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Scanner application login not trying all buttons

floyd | Last updated: Jan 13, 2021 04:50PM UTC

I have a website that has the following login form: <form id="example" name="example" method="POST" target="_self" action="https://example.org/e/?login" accept-charset="UTF-8"> <input type="text" name="username" class="form-control" autofocus="true" placeholder="E-mail"> <input type="password" name="password" class="form-control" value="" placeholder="Password"> <input type="submit" name="resetPwd" value="Forgot password?" class="btn-link"> <input type="submit" name="pwdlogin" value="Login" class="btn-primary"> </form> As you can see, nothing special, just a username field and a password field. Something that should be solveable by the Scanner's "Application login" and more specifically "Use login credentials (username & password" feature when doing the crawl. There is one challenge in this form: there are two submit buttons, one that is for password reset (when it is forgotten) and one that is for the login itself. The crawler crawls the form correctly. It also tries random values in the form and then presses both buttons on different tries. However, when using the user-supplied correct username and password, the crawler will only press the "resetPwd" button. Therefore, it will never login successfully. Please consider supplying the correct credentials and then press the first button but also supply the correct credentials and press the second button. I know there has to be some limit, but at least trying to press two or three buttons with the correct credentials (especially when the buttons are in the same <form> tag) should be worth a try. You only have to do this "extra" work when there are more than one submit button in the form.

Hannah, PortSwigger Agent | Last updated: Jan 14, 2021 10:51AM UTC

Hello Unfortunately, due to the way the Crawler works, it isn't possible to use more than one submit button when using the provided credentials. We take a "best guess" at what we think is the login form based on a few criteria (number of password fields, number of text input fields, number of dropdown selects, etc.), but because the "two" forms (one for each of the submit buttons) have identical fields, we consider them equally likely to be the login form. Unfortunately, there's not an easy, reliable way for us to pick one submit button over the other From what you've described, it sounds like the "Recorded login" functionality may be better suited for this use case.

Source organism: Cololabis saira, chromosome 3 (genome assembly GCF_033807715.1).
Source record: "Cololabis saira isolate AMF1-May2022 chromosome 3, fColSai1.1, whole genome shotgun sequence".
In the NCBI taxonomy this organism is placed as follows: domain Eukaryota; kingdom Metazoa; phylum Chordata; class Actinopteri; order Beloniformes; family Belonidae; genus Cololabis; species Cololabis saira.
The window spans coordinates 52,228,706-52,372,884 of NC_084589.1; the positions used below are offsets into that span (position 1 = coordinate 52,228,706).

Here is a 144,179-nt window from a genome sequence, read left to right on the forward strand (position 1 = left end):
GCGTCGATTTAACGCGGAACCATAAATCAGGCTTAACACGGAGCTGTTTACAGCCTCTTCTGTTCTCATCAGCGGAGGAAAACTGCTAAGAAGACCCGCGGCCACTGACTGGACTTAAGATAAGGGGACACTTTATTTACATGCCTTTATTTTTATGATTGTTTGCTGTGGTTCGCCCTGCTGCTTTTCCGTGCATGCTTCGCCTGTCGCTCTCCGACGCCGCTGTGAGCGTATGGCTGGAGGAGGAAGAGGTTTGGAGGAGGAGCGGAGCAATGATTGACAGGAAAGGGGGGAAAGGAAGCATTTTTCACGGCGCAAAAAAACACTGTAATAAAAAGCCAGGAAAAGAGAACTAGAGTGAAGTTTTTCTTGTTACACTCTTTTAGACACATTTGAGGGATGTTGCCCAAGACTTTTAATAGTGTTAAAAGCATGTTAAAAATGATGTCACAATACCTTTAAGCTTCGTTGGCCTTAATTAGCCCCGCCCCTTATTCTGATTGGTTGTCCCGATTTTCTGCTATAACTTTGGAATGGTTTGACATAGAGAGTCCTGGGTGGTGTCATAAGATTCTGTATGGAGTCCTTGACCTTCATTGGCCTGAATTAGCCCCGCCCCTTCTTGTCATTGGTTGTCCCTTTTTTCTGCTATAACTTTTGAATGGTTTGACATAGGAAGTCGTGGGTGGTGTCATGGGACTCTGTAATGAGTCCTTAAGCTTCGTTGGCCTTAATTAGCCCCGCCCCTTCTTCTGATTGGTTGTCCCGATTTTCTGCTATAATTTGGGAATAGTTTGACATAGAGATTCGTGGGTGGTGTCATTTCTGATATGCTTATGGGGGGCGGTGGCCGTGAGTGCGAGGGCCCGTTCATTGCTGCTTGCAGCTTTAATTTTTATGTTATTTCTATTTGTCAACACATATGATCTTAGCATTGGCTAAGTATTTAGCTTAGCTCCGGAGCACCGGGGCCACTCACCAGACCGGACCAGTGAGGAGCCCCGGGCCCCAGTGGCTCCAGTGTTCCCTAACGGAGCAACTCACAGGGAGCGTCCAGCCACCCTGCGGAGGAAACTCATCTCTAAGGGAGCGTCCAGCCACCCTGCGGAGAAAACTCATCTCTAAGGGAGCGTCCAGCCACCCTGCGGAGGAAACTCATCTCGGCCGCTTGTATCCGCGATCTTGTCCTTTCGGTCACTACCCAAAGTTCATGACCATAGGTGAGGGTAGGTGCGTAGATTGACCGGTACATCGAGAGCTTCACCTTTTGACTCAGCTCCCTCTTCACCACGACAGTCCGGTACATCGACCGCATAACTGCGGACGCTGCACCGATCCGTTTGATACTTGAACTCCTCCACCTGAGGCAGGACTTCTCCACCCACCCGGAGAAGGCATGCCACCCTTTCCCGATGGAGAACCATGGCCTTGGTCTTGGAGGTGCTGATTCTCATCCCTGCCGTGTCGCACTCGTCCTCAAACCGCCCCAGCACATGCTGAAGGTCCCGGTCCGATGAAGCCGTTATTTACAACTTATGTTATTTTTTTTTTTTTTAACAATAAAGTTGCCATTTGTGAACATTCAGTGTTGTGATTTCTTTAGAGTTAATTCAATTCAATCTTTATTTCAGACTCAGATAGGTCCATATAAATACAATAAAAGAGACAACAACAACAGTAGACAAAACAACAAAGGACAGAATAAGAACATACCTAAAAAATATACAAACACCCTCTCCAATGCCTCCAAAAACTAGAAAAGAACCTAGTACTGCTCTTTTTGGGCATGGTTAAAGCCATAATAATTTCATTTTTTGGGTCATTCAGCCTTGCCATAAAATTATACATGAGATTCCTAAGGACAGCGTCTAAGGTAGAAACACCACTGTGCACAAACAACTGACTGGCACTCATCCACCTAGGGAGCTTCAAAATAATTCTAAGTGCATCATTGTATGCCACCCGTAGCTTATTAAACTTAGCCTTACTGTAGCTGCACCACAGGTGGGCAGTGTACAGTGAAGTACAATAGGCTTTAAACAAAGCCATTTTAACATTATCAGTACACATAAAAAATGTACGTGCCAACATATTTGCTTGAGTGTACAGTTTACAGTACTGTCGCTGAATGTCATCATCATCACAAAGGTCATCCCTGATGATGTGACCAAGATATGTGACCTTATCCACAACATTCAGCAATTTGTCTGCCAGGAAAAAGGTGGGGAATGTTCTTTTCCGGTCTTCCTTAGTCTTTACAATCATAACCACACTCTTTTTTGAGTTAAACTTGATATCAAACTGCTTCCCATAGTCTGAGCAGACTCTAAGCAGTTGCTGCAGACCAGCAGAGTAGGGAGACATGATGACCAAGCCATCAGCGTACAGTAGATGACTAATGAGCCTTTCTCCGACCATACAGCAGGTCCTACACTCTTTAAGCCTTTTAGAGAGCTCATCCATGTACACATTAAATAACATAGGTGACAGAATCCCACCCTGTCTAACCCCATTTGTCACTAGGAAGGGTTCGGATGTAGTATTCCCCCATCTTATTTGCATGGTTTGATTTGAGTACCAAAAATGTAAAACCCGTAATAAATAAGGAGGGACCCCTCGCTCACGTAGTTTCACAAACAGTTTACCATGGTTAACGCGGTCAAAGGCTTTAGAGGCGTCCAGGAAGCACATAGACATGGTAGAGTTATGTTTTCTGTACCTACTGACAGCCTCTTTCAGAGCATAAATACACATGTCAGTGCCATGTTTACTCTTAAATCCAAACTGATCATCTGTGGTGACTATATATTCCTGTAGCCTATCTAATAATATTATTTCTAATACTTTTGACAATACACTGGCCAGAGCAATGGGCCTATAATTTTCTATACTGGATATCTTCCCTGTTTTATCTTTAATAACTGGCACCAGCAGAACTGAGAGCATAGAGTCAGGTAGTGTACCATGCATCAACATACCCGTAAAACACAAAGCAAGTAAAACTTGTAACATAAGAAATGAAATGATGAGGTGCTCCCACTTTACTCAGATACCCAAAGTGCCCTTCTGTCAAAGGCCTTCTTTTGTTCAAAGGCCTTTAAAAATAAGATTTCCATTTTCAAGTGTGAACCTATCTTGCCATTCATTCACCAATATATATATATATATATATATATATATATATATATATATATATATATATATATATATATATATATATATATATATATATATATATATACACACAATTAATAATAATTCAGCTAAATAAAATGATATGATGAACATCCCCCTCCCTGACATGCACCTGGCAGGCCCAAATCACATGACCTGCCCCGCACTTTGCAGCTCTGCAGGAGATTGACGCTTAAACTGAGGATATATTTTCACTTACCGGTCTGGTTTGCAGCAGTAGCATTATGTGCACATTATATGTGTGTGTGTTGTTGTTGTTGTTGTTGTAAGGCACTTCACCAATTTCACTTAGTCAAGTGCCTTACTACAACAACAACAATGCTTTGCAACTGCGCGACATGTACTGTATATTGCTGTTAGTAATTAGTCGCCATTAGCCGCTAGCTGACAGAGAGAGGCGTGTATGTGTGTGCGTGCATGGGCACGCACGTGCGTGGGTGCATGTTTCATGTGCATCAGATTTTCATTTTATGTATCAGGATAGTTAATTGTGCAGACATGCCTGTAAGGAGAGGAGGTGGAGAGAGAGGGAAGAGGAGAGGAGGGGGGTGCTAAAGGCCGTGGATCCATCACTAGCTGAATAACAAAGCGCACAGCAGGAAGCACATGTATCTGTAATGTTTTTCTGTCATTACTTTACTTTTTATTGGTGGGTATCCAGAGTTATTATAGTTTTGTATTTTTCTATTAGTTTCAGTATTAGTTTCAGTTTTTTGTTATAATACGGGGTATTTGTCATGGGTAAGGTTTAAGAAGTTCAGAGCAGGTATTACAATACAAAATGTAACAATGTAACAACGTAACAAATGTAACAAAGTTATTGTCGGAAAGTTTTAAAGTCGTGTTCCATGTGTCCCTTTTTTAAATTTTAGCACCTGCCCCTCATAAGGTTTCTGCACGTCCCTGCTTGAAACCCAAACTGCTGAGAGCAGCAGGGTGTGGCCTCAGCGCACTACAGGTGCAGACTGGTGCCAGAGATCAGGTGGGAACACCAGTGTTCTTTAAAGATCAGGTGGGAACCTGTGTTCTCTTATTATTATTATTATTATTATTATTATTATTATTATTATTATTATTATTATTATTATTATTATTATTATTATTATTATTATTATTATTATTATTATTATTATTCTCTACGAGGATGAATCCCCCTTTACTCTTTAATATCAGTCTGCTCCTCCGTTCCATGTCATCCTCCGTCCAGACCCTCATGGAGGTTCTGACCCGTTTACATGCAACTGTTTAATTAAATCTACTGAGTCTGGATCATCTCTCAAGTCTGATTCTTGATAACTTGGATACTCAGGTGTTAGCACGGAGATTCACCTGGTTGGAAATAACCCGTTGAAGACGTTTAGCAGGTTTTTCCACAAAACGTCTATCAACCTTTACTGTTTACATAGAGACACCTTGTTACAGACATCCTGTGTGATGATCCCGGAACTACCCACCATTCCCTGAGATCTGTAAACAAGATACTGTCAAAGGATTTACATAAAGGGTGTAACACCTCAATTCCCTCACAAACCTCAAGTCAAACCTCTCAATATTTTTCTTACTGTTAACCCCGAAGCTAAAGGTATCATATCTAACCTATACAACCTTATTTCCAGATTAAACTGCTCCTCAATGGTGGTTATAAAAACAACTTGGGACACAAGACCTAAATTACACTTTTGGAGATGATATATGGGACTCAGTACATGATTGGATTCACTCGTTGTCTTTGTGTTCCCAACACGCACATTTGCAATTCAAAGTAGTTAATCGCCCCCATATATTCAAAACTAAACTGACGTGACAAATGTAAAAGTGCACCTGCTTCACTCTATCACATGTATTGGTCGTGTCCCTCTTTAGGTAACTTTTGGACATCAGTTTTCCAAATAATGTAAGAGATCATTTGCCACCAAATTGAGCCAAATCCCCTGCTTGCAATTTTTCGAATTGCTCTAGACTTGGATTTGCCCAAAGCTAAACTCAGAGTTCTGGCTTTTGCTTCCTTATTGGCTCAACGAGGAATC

floyd | Last updated: Jan 15, 2021 11:15AM UTC

Hi Hannah, Ok, I see. Hm, you say the crawler sees the submit buttons as "two" forms. They also have identical fields, yes. But they do not have identical submit button fields. One is called "resetPwd" and one is called "pwdlogin". Given that we are looking for a login functionality, wouldn't a heuristic make sense if you deem both equally likely (and only then)? Given that most of the world understood that it is a good idea to write program code in English, the heuristic could simply check if name.lower(), value.lower() and similar attributes contain "login" or "enter" or "accept" or "confirm" or "yes" and therefore is more likely the correct form? An alternative solution would be to allow the user to specify the button's attribute name in an advanced configuration for the application login configuration. So instead of only specifying username and password, it could allow specifying the name of the button. I would probably go for the heuristic as that doesn't need user input, but both is fine. PS: Btw. I would also appreciate if there would be an advanced configuration for the application login configuration for a (static) two-factor token. The crawler would simply paste this value into the next form that pops-up after the login. Some companies have these "two password" forms. It would also allow to specify a Hackvertor-Tag, that then pulls the real 2fa token from somewhere.

Hannah, PortSwigger Agent | Last updated: Jan 18, 2021 01:12PM UTC

Hi Floyd If you have a static 2FA you should be fine to use the recorded login sequence - when it replays, it will just repeat your actions. I've had a chat with our development team, and they've said this sort of use case is what they have built the recorded login functionality for. Rather than continually add support for every little "gotcha" (2fa, multiple submit buttons, multi-stage login, etc) we allow the user to record exactly what they need to happen.

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